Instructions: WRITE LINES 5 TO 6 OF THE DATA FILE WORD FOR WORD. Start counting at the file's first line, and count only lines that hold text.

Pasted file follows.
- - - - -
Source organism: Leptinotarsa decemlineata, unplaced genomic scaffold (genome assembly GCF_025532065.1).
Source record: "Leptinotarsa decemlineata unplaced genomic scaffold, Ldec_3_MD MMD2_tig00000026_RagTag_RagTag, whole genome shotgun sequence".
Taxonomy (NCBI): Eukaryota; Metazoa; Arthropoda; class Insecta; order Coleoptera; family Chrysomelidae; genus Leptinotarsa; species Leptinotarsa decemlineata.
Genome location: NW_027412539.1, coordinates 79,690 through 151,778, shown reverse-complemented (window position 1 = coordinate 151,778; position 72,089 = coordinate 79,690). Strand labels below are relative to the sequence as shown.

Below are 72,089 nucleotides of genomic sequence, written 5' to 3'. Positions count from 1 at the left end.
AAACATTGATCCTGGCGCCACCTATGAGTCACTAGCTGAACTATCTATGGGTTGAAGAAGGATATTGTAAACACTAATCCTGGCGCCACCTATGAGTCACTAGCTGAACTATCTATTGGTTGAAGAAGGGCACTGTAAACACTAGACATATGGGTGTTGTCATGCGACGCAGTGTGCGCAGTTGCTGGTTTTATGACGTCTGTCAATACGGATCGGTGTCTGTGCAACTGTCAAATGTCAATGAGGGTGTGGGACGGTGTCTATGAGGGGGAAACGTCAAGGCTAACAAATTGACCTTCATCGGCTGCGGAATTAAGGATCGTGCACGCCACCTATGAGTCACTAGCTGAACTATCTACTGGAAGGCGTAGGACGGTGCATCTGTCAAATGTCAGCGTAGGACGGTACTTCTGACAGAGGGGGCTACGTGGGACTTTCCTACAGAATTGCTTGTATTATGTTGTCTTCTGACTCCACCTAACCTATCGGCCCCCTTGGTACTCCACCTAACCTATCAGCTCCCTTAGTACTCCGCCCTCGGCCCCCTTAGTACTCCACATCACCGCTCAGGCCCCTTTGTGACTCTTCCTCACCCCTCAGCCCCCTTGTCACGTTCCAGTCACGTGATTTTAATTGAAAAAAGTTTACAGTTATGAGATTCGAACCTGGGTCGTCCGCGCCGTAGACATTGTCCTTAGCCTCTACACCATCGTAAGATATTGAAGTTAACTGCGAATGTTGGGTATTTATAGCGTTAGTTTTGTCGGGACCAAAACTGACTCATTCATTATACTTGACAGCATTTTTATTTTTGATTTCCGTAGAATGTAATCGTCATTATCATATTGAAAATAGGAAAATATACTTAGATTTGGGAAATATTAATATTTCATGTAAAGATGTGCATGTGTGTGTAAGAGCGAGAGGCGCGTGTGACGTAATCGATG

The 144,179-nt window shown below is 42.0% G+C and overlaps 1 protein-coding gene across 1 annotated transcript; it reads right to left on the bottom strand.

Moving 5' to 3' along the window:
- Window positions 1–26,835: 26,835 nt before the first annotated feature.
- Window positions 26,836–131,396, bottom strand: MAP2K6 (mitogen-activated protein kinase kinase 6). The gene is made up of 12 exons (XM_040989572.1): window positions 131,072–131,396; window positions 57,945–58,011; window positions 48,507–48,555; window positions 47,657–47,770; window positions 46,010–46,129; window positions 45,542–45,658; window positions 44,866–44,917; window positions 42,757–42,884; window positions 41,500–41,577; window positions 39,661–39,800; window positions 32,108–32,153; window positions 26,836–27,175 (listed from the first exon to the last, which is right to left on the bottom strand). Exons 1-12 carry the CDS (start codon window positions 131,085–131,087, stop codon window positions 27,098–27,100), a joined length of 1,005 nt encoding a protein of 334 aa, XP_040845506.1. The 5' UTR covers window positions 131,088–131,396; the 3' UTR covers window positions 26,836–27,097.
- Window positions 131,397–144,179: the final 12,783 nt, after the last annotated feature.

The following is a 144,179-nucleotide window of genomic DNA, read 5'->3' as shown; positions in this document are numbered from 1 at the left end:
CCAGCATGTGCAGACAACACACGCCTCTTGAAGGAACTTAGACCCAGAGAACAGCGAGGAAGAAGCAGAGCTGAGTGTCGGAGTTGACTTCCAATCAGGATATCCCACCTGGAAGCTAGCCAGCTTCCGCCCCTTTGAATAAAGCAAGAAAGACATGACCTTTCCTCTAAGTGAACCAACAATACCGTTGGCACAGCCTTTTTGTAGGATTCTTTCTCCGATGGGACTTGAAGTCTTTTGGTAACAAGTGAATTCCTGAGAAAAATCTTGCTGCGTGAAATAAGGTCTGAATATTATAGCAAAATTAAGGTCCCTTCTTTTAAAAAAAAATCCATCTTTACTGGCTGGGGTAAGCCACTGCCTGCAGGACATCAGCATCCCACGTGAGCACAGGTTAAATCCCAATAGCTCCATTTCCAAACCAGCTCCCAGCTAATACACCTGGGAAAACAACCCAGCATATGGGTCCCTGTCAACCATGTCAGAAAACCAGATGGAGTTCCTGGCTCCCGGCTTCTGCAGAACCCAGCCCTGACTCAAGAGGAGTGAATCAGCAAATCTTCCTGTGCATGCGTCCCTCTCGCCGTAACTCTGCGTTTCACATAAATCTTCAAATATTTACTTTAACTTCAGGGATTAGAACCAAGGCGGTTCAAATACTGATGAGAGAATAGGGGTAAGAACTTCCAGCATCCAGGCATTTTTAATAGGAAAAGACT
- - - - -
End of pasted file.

Below are 72,089 nucleotides of genomic sequence, written 5' to 3'. Positions count from 1 at the left end.
AAACATTGATCCTGGCGCCACCTATGAGTCACTAGCTGAACTATCTATGGGTTGAAGAAGGATATTGTAAACACTAATCCTGGCGCCACCTATGAGTCACTAGCTGAACTATCTATTGGTTGAAGAAGGGCACTGTAAACACTAGACATATGGGTGTTGTCATGCGACGCAGTGTGCGCAGTTGCTGGTTTTATGACGTCTGTCAATACGGATCGGTGTCTGTGCAACTGTCAAATGTCAATGAGGGTGTGGGACGGTGTCTATGAGGGGGAAACGTCAAGGCTAACAAATTGACCTTCATCGGCTGCGGAATTAAGGATCGTGCACGCCACCTATGAGTCACTAGCTGAACTATCTACTGGAAGGCGTAGGACGGTGCATCTGTCAAATGTCAGCGTAGGACGGTACTTCTGACAGAGGGGGCTACGTGGGACTTTCCTACAGAATTGCTTGTATTATGTTGTCTTCTGACTCCACCTAACCTATCGGCCCCCTTGGTACTCCACCTAACCTATCAGCTCCCTTAGTACTCCGCCCTCGGCCCCCTTAGTACTCCACATCACCGCTCAGGCCCCTTTGTGACTCTTCCTCACCCCTCAGCCCCCTTGTCACGTTCCAGTCACGTGATTTTAATTGAAAAAAGTTTACAGTTATGAGATTCGAACCTGGGTCGTCCGCGCCGTAGACATTGTCCTTAGCCTCTACACCATCGTAAGATATTGAAGTTAACTGCGAATGTTGGGTATTTATAGCGTTAGTTTTGTCGGGACCAAAACTGACTCATTCATTATACTTGACAGCATTTTTATTTTTGATTTCCGTAGAATGTAATCGTCATTATCATATTGAAAATAGGAAAATATACTTAGATTTGGGAAATATTAATATTTCATGTAAAGATGTGCATGTGTGTGTAAGAGCGAGAGGCGCGTGTGACGTAATCGATG